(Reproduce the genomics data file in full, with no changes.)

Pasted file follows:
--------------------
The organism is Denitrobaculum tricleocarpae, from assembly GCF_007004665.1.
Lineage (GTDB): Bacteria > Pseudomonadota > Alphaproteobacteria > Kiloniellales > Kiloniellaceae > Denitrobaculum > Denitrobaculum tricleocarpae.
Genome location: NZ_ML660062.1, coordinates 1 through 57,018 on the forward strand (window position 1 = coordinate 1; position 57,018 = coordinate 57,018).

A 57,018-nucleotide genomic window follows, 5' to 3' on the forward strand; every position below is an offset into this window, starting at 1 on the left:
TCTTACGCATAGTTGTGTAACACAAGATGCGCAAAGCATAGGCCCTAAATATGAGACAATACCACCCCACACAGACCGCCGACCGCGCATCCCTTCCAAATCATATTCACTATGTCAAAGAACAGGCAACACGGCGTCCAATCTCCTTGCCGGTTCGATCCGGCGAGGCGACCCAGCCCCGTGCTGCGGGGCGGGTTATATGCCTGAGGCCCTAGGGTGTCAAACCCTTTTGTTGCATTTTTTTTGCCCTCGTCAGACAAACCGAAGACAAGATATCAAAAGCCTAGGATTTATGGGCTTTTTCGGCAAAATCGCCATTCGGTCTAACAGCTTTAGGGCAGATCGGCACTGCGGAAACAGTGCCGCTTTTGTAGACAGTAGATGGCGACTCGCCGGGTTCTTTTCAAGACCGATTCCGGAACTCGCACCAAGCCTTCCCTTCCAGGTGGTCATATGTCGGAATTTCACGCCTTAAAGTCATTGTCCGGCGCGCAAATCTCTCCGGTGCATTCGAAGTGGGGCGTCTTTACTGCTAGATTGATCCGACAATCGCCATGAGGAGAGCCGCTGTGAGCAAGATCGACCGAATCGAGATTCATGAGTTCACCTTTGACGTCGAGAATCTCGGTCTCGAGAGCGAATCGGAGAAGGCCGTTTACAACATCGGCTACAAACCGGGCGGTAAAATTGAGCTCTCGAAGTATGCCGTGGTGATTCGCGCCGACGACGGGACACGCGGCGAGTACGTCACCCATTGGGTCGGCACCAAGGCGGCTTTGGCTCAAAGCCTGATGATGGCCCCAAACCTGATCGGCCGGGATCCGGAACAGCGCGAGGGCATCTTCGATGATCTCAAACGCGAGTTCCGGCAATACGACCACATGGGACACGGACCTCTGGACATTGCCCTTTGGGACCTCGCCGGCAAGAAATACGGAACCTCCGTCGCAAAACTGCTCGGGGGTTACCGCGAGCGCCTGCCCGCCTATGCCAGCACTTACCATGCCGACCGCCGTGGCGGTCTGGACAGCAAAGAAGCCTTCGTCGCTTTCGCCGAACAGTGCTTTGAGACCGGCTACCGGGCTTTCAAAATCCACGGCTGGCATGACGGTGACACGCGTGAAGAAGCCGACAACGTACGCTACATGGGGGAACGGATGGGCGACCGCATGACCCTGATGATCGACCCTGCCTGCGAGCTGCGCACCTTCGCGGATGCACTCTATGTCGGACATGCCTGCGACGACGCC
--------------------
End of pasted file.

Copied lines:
The organism is Denitrobaculum tricleocarpae, from assembly GCF_007004665.1.
Lineage (GTDB): Bacteria > Pseudomonadota > Alphaproteobacteria > Kiloniellales > Kiloniellaceae > Denitrobaculum > Denitrobaculum tricleocarpae.
Genome location: NZ_ML660062.1, coordinates 1 through 57,018 on the forward strand (window position 1 = coordinate 1; position 57,018 = coordinate 57,018).

A 57,018-nucleotide genomic window follows, 5' to 3' on the forward strand; every position below is an offset into this window, starting at 1 on the left:
TCTTACGCATAGTTGTGTAACACAAGATGCGCAAAGCATAGGCCCTAAATATGAGACAATACCACCCCACACAGACCGCCGACCGCGCATCCCTTCCAAATCATATTCACTATGTCAAAGAACAGGCAACACGGCGTCCAATCTCCTTGCCGGTTCGATCCGGCGAGGCGACCCAGCCCCGTGCTGCGGGGCGGGTTATATGCCTGAGGCCCTAGGGTGTCAAACCCTTTTGTTGCATTTTTTTTGCCCTCGTCAGACAAACCGAAGACAAGATATCAAAAGCCTAGGATTTATGGGCTTTTTCGGCAAAATCGCCATTCGGTCTAACAGCTTTAGGGCAGATCGGCACTGCGGAAACAGTGCCGCTTTTGTAGACAGTAGATGGCGACTCGCCGGGTTCTTTTCAAGACCGATTCCGGAACTCGCACCAAGCCTTCCCTTCCAGGTGGTCATATGTCGGAATTTCACGCCTTAAAGTCATTGTCCGGCGCGCAAATCTCTCCGGTGCATTCGAAGTGGGGCGTCTTTACTGCTAGATTGATCCGACAATCGCCATGAGGAGAGCCGCTGTGAGCAAGATCGACCGAATCGAGATTCATGAGTTCACCTTTGACGTCGAGAATCTCGGTCTCGAGAGCGAATCGGAGAAGGCCGTTTACAACATCGGCTACAAACCGGGCGGTAAAATTGAGCTCTCGAAGTATGCCGTGGTGATTCGCGCCGACGACGGGACACGCGGCGAGTACGTCACCCATTGGGTCGGCACCAAGGCGGCTTTGGCTCAAAGCCTGATGATGGCCCCAAACCTGATCGGCCGGGATCCGGAACAGCGCGAGGGCATCTTCGATGATCTCAAACGCGAGTTCCGGCAATACGACCACATGGGACACGGACCTCTGGACATTGCCCTTTGGGACCTCGCCGGCAAGAAATACGGAACCTCCGTCGCAAAACTGCTCGGGGGTTACCGCGAGCGCCTGCCCGCCTATGCCAGCACTTACCATGCCGACCGCCGTGGCGGTCTGGACAGCAAAGAAGCCTTCGTCGCTTTCGCCGAACAGTGCTTTGAGACCGGCTACCGGGCTTTCAAAATCCACGGCTGGCATGACGGTGACACGCGTGAAGAAGCCGACAACGTACGCTACATGGGGGAACGGATGGGCGACCGCATGACCCTGATGATCGACCCTGCCTGCGAGCTGCGCACCTTCGCGGATGCACTCTATGTCGGACATGCCTGCGACGACGCC